A Garden Grove man has been charged with vandalizing a Santa Ana mural depicting predominantly Mexican American U.S. service members — some of who fought in campaigns dating back to World War I.
Eric Alan Cabrera, 20, has been charged with two counts of felony vandalism after he was arrested in Anaheim for unrelated charges, according to the Orange County prosecutors. If convicted, Cabrera faces more than seven years in prison.
In March, Cabrera allegedly tagged graffiti on the exterior wall of La Chiquita Market on Washington Avenue, which hosts a mural called “Among Heroes.” The mural displays nearly 200 portraits of mostly Latino and Latina U.S. veterans — the majority of whom served during World War II.
Cabrera, who authorities say is a member of the Lopers gang, was also charged with a gang enhancement.
Orange County Dist. Atty. Tony Rackauckas said at a news conference Tuesday that the graffiti wasn’t just an act of vandalism. It also “disrespected heroes who made Santa Ana and Orange County proud.”
Juan Villegas, a veteran and Santa Ana councilman, called the vandalism to a “crime against our culture. It’s a crime against our heritage.”
The mural was painted over the course of five years and became an artistic centerpiece in the Logan neighborhood — a longtime Latino neighborhood in Santa Ana that dates back to the late-1800s.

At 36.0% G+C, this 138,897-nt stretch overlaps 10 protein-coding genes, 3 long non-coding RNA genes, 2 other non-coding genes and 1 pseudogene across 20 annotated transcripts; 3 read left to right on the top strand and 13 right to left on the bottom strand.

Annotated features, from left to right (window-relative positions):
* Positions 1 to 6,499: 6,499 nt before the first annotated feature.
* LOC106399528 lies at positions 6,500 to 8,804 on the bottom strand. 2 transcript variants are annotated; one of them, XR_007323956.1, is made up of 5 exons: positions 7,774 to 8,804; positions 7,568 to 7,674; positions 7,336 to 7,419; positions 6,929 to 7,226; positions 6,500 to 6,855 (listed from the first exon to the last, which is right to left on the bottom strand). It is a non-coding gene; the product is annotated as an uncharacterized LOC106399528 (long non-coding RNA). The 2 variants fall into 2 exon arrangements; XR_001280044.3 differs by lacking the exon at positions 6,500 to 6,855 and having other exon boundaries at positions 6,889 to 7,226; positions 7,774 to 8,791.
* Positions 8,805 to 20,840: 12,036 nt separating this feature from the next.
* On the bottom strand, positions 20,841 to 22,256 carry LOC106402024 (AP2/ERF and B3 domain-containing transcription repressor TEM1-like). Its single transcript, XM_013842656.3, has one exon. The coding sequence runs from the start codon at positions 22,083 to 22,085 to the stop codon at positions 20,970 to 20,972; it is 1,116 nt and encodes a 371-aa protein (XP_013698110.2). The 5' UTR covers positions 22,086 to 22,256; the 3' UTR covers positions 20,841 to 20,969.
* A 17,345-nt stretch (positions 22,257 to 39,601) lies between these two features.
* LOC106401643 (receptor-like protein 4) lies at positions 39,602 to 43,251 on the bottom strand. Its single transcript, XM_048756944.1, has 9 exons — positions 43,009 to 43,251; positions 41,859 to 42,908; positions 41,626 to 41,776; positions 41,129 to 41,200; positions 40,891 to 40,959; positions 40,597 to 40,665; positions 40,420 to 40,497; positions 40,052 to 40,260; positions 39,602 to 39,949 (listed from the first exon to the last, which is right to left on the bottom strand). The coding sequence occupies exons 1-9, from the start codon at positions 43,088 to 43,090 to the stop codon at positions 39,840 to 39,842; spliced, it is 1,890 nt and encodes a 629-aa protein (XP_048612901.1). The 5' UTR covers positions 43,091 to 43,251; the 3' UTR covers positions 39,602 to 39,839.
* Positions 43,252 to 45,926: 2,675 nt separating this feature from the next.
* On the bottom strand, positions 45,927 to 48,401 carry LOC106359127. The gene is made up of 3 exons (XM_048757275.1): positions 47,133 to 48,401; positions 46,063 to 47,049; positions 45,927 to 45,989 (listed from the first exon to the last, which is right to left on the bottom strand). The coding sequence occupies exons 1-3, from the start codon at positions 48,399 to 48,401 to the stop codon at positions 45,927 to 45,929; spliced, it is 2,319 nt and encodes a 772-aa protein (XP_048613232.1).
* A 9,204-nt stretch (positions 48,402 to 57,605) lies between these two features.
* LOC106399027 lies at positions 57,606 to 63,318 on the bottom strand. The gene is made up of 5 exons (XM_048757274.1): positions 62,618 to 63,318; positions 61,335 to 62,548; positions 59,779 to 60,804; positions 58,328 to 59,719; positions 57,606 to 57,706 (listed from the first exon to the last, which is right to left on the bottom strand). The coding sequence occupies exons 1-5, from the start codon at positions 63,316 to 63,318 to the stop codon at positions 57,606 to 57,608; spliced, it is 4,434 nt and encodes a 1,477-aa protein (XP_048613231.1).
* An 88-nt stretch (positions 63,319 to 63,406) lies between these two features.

Santa Ana Police Chief David Valentin told the media that surveillance video of the actual vandalism and of Cabrera’s license plate helped them track down the suspect. Cabrera was arrested by another agency for a separate crime. Later, Cabrera confessed to the mural’s vandalism, Valentin said.
Samuel Romero, a military veteran who was born and raised in the Logan neighborhood, said the mural isn’t just art for people like him. The 83-year-old pointed to the faces that make up the mural.
“Here. What you see here are my neighbors,” he said. A younger version of Romero in his Marine garb is also part of the mural. He said many in the neighborhood have served in the military.
“I have two brothers-in-law who aren’t up here because there isn’t enough space,” he said.
The vandalism angered Romero, who began to name off all the men he knew personally in the mural.
“There is Luciano,” he said of a man smoking a pipe. He was a friend.
The mural, originally painted by artist Carlos Aguilar, is being restored after the community raised more than $11,000.
Jose Andrade, president of the Logan Neighborhood Assn., said his heart sank when he first saw the blue and white scrawling on the wall. It’s personal for him. He pointed to his father’s portrait — a Marine who smiled with his eyes. Joe Andrade survived the war, he said.